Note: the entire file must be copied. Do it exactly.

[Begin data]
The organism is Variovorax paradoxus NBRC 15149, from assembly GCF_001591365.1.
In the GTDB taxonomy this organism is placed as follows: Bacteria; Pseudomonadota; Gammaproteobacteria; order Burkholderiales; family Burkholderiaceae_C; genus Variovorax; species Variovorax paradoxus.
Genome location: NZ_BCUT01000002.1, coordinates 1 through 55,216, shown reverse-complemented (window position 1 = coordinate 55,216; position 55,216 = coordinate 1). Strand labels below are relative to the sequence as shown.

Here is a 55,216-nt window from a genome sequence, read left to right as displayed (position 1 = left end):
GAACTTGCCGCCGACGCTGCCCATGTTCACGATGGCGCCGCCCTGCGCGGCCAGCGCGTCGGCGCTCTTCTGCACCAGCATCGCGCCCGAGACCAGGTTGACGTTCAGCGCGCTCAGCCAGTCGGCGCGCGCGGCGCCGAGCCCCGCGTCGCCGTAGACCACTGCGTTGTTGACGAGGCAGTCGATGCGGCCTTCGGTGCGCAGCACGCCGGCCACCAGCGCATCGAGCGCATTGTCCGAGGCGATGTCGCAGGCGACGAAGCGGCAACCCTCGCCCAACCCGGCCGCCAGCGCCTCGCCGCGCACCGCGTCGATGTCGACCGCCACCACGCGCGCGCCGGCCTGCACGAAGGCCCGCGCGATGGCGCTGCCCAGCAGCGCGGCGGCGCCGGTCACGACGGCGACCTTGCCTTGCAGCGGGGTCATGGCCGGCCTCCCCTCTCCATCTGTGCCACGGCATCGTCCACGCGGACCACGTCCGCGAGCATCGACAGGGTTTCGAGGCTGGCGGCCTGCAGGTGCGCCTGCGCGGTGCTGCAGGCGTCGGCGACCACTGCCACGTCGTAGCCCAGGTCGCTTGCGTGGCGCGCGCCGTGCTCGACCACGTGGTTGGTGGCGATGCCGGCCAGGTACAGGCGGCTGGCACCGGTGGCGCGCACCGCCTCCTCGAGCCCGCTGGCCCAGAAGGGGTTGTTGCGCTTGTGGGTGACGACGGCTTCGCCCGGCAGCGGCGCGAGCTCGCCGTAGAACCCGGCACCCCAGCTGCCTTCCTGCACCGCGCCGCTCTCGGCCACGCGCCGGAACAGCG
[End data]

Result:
The organism is Variovorax paradoxus NBRC 15149, from assembly GCF_001591365.1.
In the GTDB taxonomy this organism is placed as follows: Bacteria; Pseudomonadota; Gammaproteobacteria; order Burkholderiales; family Burkholderiaceae_C; genus Variovorax; species Variovorax paradoxus.
Genome location: NZ_BCUT01000002.1, coordinates 1 through 55,216, shown reverse-complemented (window position 1 = coordinate 55,216; position 55,216 = coordinate 1). Strand labels below are relative to the sequence as shown.

Here is a 55,216-nt window from a genome sequence, read left to right as displayed (position 1 = left end):
GAACTTGCCGCCGACGCTGCCCATGTTCACGATGGCGCCGCCCTGCGCGGCCAGCGCGTCGGCGCTCTTCTGCACCAGCATCGCGCCCGAGACCAGGTTGACGTTCAGCGCGCTCAGCCAGTCGGCGCGCGCGGCGCCGAGCCCCGCGTCGCCGTAGACCACTGCGTTGTTGACGAGGCAGTCGATGCGGCCTTCGGTGCGCAGCACGCCGGCCACCAGCGCATCGAGCGCATTGTCCGAGGCGATGTCGCAGGCGACGAAGCGGCAACCCTCGCCCAACCCGGCCGCCAGCGCCTCGCCGCGCACCGCGTCGATGTCGACCGCCACCACGCGCGCGCCGGCCTGCACGAAGGCCCGCGCGATGGCGCTGCCCAGCAGCGCGGCGGCGCCGGTCACGACGGCGACCTTGCCTTGCAGCGGGGTCATGGCCGGCCTCCCCTCTCCATCTGTGCCACGGCATCGTCCACGCGGACCACGTCCGCGAGCATCGACAGGGTTTCGAGGCTGGCGGCCTGCAGGTGCGCCTGCGCGGTGCTGCAGGCGTCGGCGACCACTGCCACGTCGTAGCCCAGGTCGCTTGCGTGGCGCGCGCCGTGCTCGACCACGTGGTTGGTGGCGATGCCGGCCAGGTACAGGCGGCTGGCACCGGTGGCGCGCACCGCCTCCTCGAGCCCGCTGGCCCAGAAGGGGTTGTTGCGCTTGTGGGTGACGACGGCTTCGCCCGGCAGCGGCGCGAGCTCGCCGTAGAACCCGGCACCCCAGCTGCCTTCCTGCACCGCGCCGCTCTCGGCCACGCGCCGGAACAGCG